A Fresh and Low-Fat Cow's Milk on Supermarket Shelf

Near the supermarket’s chill section lies a group of fresh cow’s milk. I am betting they are all fresh milks since they are in group and with the same packaging type, the tetra pack. The product is packed this way as seen on TV.

a lot of tetra pack fresh milk on supermarket shelves

I also assume that getting one 250 ml tetra pack is fine. It is like getting a sip of every brand available. I am going to buy different brands at bigger volumes later to find if my assumptions are correct.

The milk on my hand is Magnolia Purefresh low fat cow’s milk. It is claimed as excellent calcium source and with less than 2% fat. UHT processed for long life.

magnolia pure fresh

It is guaranteed pure and fresh from New Zealand. New Zealand has more than 6,000 acres of lush, green, and productive pastures grazed by dairy cows that produce fresh milk. That’s where Magnolia Purefresh low fat cow’s milk comes from. Enjoy its taste from the premium grown dairy cows.

No ingredients declaration required since the label says it all, milk and only fresh milk.

It is manufactured in New Zealand for Magnolia Inc. It traveled all the way from … to Philippines already processed and packed. Has a shelf life of until September 15, 2013. Five months shelf life is pretty long for a fresh milk, assuming it was manufactured just weeks ago.

The 250 ml pack has 4 g total fat (3 g saturated fat), 100 mg total sodium, 12 g carbohydrates (12 sugar) and 9 g protein.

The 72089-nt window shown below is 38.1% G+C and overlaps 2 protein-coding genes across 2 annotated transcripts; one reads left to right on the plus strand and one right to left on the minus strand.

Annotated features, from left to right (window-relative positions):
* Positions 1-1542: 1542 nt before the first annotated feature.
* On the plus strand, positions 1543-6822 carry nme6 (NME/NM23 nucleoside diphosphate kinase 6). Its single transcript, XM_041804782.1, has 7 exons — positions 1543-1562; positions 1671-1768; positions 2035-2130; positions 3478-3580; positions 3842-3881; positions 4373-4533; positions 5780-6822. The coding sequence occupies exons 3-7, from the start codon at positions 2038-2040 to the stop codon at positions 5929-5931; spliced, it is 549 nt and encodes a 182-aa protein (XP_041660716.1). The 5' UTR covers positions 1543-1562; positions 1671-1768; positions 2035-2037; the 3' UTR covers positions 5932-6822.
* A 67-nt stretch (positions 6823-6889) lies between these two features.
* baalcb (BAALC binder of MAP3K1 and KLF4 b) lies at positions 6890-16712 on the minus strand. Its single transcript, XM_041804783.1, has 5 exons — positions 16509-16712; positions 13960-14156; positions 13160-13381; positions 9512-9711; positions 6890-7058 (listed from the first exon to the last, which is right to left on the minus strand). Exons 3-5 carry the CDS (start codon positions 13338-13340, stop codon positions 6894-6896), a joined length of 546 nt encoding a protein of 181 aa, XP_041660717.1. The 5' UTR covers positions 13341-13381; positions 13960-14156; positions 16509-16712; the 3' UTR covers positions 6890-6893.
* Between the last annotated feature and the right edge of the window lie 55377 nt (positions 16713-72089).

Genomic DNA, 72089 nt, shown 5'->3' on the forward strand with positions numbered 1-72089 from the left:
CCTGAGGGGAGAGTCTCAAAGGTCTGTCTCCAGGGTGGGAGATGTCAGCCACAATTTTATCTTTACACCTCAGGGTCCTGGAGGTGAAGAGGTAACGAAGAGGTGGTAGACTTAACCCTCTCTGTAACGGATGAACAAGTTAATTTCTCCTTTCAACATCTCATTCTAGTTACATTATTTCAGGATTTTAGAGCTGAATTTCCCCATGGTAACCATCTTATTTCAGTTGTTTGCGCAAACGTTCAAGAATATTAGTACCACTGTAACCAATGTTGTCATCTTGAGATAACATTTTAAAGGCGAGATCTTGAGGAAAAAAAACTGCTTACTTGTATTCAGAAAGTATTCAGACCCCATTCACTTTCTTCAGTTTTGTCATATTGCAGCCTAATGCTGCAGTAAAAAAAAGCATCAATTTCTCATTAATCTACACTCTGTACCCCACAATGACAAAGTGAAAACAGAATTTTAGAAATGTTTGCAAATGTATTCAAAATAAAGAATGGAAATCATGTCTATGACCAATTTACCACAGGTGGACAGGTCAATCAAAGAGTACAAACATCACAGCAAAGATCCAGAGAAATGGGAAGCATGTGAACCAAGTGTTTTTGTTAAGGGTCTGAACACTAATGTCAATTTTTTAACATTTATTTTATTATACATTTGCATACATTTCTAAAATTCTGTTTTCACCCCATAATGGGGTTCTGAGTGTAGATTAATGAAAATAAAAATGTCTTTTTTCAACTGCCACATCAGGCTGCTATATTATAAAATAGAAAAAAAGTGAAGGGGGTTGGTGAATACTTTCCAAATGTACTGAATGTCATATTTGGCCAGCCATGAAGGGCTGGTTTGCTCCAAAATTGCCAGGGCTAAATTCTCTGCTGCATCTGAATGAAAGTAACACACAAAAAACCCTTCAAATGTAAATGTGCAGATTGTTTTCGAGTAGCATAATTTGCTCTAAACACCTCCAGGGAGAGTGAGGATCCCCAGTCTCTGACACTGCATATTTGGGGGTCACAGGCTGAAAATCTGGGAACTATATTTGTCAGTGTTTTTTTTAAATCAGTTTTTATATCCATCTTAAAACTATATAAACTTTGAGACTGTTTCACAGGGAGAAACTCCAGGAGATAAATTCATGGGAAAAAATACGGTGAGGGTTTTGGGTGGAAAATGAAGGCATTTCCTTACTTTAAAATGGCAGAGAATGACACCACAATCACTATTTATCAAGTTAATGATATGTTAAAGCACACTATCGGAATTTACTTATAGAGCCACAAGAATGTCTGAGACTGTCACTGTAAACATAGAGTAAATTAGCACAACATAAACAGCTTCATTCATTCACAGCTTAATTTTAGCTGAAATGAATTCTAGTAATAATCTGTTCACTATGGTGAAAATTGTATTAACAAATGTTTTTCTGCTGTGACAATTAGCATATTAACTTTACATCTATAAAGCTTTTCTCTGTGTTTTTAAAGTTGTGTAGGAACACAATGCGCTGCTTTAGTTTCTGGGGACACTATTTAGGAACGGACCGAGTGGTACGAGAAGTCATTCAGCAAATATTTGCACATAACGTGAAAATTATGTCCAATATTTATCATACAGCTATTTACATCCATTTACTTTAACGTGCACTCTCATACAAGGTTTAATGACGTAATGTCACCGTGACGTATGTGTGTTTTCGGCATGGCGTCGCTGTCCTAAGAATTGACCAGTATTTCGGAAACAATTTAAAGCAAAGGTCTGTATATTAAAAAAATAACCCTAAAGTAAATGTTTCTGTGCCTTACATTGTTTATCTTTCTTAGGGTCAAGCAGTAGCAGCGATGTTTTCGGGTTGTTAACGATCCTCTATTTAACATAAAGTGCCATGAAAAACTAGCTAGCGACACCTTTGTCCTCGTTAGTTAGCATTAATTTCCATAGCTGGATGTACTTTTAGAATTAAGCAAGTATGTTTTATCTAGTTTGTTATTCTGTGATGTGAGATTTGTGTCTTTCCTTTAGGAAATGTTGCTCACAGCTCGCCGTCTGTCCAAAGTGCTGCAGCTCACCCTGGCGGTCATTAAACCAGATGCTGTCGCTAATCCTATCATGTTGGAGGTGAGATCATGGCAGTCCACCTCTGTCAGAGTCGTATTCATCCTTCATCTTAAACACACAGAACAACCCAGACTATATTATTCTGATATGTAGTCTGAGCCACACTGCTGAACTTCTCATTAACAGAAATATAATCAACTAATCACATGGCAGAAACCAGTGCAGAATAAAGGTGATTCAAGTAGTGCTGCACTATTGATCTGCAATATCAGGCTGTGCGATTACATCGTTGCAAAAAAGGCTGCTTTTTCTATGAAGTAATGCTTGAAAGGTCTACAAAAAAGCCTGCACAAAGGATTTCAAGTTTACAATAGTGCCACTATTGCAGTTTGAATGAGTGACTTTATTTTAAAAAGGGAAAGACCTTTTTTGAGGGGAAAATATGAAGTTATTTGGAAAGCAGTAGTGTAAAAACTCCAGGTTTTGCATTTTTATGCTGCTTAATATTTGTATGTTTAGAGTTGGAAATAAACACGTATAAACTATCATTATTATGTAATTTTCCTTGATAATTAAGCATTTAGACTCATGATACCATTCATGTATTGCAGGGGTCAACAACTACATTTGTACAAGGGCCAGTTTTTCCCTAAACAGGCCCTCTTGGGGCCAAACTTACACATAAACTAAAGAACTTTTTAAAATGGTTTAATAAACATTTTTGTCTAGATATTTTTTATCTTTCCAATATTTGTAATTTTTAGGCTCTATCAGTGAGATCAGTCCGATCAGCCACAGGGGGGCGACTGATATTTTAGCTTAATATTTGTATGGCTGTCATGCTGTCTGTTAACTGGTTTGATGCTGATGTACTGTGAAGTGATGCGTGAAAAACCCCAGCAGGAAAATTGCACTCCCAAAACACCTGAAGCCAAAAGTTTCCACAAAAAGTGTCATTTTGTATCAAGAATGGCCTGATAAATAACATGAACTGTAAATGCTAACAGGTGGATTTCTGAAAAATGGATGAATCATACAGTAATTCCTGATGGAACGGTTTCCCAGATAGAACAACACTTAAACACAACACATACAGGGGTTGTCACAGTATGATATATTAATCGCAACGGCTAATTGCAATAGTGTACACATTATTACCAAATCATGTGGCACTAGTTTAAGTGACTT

According to raw-milk-facts.com, raw milk has 3.9% fat. For UK terminology: whole milk = 4% fat, semi skimmed milk = 1.7% fat and the skimmed milk has 0.1 to 0.3%. For USA: whole milk has 3.25% fat, reduced-fat milk has 2%, lowfat or light milk has 1%, fat-free has 0%.

Reducing the original fat content is done by the process called skimming or simply cream removal. The process can either be gravitational or centrifugal. Both are physical processes that won’t cause any nutrient loss.

UHT or ultra hight temperature processing is done by heating the milk at 135 °C for one to two seconds, enough to kill bacterial spores and lengthen the milk life for several months.

It taste like milk. A milk with slightly diluted taste and without the disagreable cow smell (maango or ango in Tagalog). I had tasted fresh cow’s milk before, the thing that came straight from the dairy cow. It had an  unpleasant cow smell, it had even after short boiling.

Leave a Reply

Your email address will not be published. Required fields are marked *

This site uses Akismet to reduce spam. Learn how your comment data is processed.